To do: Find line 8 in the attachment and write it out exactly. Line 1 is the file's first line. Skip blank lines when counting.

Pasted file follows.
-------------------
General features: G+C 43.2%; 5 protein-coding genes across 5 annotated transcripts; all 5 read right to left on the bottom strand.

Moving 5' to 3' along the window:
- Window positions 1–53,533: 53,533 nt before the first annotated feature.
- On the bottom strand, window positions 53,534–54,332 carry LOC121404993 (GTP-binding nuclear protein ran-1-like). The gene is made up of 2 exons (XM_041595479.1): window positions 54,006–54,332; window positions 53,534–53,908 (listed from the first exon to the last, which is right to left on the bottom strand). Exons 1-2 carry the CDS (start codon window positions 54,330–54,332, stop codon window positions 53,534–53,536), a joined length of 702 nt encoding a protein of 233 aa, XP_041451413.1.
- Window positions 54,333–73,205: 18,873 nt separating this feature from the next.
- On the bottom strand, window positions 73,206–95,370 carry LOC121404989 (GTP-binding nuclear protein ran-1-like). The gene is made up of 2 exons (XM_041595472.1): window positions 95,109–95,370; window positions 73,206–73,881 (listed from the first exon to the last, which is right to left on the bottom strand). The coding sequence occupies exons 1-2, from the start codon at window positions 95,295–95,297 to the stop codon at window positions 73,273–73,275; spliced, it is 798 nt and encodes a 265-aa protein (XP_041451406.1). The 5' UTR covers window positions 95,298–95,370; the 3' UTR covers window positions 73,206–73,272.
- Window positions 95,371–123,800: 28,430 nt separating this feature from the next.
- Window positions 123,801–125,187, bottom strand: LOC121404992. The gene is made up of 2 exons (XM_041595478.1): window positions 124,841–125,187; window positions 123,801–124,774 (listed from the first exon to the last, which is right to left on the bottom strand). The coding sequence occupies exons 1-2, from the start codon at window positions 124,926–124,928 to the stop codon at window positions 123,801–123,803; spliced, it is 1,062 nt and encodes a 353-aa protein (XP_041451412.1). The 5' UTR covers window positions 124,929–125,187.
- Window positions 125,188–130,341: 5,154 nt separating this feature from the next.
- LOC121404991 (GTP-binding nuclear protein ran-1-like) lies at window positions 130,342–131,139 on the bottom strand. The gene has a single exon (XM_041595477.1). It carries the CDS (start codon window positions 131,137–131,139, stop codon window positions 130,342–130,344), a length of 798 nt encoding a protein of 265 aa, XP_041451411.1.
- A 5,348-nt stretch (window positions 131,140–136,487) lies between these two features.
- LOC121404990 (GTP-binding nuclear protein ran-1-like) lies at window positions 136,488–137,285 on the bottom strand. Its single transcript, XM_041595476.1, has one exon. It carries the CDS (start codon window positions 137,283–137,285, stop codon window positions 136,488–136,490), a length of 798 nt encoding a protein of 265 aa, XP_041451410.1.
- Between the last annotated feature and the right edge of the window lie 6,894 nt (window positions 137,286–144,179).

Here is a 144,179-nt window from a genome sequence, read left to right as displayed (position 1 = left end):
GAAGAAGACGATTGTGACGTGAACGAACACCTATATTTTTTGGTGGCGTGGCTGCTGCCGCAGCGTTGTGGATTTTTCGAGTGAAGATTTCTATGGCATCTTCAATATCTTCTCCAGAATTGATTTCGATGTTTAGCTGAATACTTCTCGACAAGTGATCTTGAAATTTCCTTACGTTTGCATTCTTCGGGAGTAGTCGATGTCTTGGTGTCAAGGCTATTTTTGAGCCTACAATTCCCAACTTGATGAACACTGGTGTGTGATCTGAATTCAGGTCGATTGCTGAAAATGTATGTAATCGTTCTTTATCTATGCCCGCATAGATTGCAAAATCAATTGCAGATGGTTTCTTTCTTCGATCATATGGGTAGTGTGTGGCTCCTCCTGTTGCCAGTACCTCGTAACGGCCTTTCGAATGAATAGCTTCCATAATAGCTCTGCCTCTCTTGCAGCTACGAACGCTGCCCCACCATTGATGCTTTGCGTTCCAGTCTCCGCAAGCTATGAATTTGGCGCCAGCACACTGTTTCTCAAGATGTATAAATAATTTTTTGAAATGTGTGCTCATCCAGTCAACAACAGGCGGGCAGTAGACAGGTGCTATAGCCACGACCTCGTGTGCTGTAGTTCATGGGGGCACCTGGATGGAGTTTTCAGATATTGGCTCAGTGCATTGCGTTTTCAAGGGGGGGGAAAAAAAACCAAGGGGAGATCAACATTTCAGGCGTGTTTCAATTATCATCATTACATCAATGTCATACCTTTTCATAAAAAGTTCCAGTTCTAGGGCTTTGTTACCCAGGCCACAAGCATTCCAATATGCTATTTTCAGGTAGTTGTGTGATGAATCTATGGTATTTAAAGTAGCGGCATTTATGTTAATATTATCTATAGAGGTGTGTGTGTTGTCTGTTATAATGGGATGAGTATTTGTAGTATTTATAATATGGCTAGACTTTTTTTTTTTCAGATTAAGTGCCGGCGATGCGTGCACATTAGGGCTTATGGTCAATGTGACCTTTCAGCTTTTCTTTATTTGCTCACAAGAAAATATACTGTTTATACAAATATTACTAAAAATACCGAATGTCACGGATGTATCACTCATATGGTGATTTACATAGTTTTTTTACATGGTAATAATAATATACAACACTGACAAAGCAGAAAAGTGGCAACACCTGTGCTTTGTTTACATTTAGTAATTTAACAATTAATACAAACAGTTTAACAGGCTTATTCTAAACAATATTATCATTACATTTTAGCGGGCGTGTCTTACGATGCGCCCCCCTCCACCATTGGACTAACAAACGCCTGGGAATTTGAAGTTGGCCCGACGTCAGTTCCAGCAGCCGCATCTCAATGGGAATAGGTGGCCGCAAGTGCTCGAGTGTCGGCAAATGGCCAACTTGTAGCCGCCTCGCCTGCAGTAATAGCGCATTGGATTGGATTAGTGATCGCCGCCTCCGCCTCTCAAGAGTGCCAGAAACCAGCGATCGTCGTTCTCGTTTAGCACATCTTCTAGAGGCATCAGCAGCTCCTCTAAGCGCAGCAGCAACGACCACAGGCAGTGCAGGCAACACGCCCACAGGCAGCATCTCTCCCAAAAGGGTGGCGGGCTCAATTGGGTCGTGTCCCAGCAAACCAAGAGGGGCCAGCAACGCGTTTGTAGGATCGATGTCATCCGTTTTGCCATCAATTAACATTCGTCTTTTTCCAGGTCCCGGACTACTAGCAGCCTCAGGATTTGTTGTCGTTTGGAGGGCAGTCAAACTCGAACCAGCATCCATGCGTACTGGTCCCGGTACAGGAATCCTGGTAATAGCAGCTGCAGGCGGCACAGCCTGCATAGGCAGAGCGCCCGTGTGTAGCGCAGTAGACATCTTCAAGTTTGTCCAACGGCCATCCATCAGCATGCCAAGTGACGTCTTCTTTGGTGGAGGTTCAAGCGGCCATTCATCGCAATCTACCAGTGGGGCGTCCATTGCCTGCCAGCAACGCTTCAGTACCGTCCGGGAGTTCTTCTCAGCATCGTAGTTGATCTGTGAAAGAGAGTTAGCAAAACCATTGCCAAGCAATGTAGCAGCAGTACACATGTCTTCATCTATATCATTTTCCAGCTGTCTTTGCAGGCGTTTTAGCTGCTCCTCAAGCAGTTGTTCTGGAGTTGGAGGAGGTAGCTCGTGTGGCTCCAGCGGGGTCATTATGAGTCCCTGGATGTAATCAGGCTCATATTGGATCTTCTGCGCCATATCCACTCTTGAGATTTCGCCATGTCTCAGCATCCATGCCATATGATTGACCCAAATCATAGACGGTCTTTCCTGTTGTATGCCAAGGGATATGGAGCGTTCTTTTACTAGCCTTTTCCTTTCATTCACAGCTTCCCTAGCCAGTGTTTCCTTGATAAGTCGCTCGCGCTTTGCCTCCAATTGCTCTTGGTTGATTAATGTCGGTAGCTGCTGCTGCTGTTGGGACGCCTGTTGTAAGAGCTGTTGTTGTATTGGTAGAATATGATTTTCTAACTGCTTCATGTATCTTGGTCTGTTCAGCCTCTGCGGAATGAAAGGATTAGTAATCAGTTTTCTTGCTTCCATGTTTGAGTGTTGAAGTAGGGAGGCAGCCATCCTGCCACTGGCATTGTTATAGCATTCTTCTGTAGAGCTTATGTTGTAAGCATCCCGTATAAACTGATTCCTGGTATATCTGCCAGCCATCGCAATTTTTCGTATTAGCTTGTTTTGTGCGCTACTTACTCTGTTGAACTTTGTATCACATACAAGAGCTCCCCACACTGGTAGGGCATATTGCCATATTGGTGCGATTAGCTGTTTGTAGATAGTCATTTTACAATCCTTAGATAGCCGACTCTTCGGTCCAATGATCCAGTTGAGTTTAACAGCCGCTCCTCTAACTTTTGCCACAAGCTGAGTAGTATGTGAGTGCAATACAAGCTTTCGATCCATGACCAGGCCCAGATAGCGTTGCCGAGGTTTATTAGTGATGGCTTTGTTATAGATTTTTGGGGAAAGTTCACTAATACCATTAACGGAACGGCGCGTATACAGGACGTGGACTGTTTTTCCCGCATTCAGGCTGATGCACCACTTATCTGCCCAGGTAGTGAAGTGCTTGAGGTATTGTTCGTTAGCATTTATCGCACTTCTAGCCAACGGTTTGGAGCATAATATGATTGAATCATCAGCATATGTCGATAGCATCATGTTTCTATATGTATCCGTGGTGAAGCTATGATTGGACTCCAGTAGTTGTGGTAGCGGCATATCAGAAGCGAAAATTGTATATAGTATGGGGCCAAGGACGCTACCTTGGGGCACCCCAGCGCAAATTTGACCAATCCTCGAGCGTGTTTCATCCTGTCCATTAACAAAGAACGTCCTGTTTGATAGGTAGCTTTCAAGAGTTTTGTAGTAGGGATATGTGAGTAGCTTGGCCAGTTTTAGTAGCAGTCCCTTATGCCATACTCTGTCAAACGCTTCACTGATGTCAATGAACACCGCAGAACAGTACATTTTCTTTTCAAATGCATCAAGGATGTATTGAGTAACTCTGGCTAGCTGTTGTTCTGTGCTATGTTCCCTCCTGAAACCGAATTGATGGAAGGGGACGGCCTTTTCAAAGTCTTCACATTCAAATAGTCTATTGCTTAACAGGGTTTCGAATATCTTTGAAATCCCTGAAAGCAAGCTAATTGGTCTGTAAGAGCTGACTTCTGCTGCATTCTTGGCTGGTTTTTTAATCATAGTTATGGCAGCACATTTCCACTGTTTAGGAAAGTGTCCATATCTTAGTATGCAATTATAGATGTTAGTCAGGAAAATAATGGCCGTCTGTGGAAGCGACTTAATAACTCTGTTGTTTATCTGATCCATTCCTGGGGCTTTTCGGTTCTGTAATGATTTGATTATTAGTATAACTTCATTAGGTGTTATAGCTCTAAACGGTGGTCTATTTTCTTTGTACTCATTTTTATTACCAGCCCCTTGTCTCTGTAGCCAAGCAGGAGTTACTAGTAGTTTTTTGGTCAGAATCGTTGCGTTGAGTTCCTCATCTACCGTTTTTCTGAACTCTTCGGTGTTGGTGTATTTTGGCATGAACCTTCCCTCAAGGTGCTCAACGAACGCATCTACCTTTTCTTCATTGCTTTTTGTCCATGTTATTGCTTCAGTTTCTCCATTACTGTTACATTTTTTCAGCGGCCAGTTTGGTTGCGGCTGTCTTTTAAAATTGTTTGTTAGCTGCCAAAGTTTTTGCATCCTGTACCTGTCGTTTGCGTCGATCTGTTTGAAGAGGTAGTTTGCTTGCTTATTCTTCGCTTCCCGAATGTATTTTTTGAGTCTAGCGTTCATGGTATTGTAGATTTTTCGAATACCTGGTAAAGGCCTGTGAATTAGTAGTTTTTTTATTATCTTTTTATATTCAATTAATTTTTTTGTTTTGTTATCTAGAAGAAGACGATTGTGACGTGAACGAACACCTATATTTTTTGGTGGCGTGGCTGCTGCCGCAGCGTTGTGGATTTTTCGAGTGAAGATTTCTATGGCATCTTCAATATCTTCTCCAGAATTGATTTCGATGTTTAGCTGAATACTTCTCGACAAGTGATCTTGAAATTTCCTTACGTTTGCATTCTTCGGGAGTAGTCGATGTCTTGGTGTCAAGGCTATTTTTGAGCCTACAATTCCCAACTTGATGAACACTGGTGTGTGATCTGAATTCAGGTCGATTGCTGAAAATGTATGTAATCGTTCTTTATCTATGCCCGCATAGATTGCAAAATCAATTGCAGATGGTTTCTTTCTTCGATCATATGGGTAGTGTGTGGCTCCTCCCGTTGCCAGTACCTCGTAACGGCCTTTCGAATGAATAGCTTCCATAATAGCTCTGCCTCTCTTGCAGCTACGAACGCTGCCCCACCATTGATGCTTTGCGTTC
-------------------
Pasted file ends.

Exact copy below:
- Window positions 123,801–125,187, bottom strand: LOC121404992. The gene is made up of 2 exons (XM_041595478.1): window positions 124,841–125,187; window positions 123,801–124,774 (listed from the first exon to the last, which is right to left on the bottom strand). The coding sequence occupies exons 1-2, from the start codon at window positions 124,926–124,928 to the stop codon at window positions 123,801–123,803; spliced, it is 1,062 nt and encodes a 353-aa protein (XP_041451412.1). The 5' UTR covers window positions 124,929–125,187.